We will be the first generation in modern history to try and retire without a defined pension plans, as 401(k) plans did not exist before the mid 1970's and companies did not do away with their pensions in large numbers until the early 1980's.  You need to recognize the need and make a plan, but not throw up your hands and give up because some investment company calculator said you needed to save $2million in the next 20 years.


Wednesday, June 12, 2013

How to Legally Use Criminal Background Checks

This week the EEOC filed suit against Nashville's own Dollar General as well as BMW over the use of criminal background checks.  The comments I have read on-line about this move test the bounds of ignorance even for on-line comments.  What the EEOC wants employers to do is what departments I run have done for years.  It really isn't that complicated.

The EEOC is concerned with an overreach and/or misapplication of background screens to the point that they exclude non-white minorities at a disproportionate rate. This is a valid concern, as non-whites are arrested and convicted at a higher frequency than whites.  The EEOC's complaints primarily center around using arrest records rather than convictions, going back too many years, and having a blanket policy that excludes criminal histories that have no bearing on the job sought by the applicant.

In April the EEOC issued guidance on how to legally apply background checks.  In case you don't want to wade through all this I can give it to you in a few simple steps.

1.  Do not have a policy that any criminal history disqualifies a candidate.  Now before you think me permissive (that is not my reputation at all), think about this.  Some offenses are minor in nature, or completely unrelated to work performance such as offenses arising from domestic disputes.  I once had an applicant who as a 20 year old found out that her boyfriend was actually married and had not told her.  She got liquored-up and used her car to mow-down his white picket fence and mailbox so as to announce their affair to his wife.  The fence was valuable enough to be a felony destruction of property and the mailbox was, you guessed it, a federal offense.  Under many companies' policies she would have been unemployable and that is ridiculous.

2.  Set your hiring criteria as "Management Discretion." Use all information gathered to inform your discretion, but have no disqualifiers unless state law requires it (think health care and Office of Inspector General Disqualified Persons checks as such as exception).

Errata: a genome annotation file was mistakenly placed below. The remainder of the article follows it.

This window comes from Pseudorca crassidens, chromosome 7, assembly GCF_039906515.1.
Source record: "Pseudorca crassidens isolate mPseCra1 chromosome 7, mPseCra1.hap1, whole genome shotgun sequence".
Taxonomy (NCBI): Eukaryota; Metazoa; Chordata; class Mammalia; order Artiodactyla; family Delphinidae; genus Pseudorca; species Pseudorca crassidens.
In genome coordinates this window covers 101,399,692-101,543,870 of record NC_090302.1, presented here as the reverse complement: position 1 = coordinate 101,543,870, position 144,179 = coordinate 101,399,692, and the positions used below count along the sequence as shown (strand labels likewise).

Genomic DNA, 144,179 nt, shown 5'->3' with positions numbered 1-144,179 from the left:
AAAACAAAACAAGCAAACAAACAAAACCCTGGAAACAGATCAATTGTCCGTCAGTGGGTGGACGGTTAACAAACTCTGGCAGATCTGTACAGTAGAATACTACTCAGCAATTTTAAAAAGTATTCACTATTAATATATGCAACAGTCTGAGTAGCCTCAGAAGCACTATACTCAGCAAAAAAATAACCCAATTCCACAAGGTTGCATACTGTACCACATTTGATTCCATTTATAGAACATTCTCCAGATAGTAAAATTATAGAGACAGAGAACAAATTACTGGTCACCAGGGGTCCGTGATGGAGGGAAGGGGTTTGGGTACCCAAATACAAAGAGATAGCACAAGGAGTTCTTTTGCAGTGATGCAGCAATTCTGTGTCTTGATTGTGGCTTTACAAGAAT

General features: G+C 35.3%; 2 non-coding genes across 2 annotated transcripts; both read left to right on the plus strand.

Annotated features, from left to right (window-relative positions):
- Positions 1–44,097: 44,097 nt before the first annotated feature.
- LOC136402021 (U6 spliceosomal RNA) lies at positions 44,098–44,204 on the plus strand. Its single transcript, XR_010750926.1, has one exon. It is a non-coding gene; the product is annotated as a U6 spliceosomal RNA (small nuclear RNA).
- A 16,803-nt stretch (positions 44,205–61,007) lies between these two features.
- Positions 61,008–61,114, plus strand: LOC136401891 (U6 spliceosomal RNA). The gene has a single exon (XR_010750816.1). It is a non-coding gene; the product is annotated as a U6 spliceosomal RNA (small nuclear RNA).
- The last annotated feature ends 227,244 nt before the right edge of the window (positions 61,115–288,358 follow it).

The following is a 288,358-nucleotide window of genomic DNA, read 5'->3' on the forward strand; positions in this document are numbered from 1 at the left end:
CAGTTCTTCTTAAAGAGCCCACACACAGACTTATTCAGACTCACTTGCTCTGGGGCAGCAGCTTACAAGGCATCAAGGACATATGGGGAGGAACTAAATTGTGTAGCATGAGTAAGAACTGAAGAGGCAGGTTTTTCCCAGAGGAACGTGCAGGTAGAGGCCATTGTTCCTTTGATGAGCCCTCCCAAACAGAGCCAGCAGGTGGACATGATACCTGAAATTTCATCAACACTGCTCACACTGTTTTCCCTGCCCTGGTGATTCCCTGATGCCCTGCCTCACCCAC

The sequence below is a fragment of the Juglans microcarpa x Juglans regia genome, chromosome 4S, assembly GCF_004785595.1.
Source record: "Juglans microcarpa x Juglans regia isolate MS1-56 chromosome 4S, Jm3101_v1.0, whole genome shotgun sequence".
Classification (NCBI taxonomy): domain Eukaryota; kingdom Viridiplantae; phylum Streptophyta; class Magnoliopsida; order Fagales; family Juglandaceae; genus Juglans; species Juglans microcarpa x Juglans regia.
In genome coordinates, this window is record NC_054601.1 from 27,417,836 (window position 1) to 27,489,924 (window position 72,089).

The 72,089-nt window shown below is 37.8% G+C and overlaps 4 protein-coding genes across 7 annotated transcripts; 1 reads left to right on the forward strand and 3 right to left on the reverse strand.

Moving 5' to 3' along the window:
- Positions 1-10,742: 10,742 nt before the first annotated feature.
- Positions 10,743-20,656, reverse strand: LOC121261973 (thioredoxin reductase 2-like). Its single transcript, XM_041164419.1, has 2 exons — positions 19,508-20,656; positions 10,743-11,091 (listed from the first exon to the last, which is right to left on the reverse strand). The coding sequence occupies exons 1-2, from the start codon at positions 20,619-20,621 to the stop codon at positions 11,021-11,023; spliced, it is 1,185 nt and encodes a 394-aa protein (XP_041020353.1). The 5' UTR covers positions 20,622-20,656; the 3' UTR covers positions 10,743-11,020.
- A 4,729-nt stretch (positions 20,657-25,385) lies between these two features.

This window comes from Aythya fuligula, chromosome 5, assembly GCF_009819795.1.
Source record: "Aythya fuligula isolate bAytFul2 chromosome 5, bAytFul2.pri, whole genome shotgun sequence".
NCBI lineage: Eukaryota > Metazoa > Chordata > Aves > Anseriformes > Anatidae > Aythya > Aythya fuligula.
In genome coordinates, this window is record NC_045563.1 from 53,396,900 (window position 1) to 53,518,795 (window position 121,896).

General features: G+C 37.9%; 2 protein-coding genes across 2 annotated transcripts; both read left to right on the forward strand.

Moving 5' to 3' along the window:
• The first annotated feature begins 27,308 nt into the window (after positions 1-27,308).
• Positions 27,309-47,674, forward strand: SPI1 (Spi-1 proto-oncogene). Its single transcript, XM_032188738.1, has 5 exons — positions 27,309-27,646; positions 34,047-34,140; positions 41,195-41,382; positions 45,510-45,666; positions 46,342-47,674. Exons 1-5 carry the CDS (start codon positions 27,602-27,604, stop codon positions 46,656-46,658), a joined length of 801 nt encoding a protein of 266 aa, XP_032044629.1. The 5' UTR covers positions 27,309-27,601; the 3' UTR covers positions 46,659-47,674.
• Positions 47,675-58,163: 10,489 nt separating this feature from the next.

3. Use grace and discretion.  Was the offense last year or 10 years ago?  Was the individual grown at the time, or in college or otherwise immature?  An offense committed the same number of years ago but  by a 17 year old or a 37 year old makes a difference.

4.  Consider the job.  If an Accountant has a DUI history but a desk job they are probably okay to hire. If a truck driver or Nursing Home Van Driver has the same history they should be disqualified.

5.  Give the applicant and chance to respond.  One of the EEO complaints against Dollar General was that they allegedly had an applicant disqualified because of erroneous criminal background history.  Many people have the same name, and background checks are not an exact science.  First make sure that the applicant confirms that the criminal history does indeed belong to them.  If not you can re-run the check. If they do admit that it is theirs you have taken a verification step that argues against a theory of discrimination.

My guidelines were always that theft and violence were disqualifiers unless the offense happened a very long time ago. That applied doubly for violence against women.  I could never bring myself to hire someone who was a threat to the assets or workforce.  Short of that I am open to hearing the applicant's side of the story while always mindful to protect the legitimate interests of my employer.

That is what the EEOC wants employers to do.  I have done it for years as have departments I have led.  It isn't that hard, it is perfectly legal, and it also morally the right thing to do.  A mistake made due to youth, alcohol or impetuosity should not keep good people from making a living.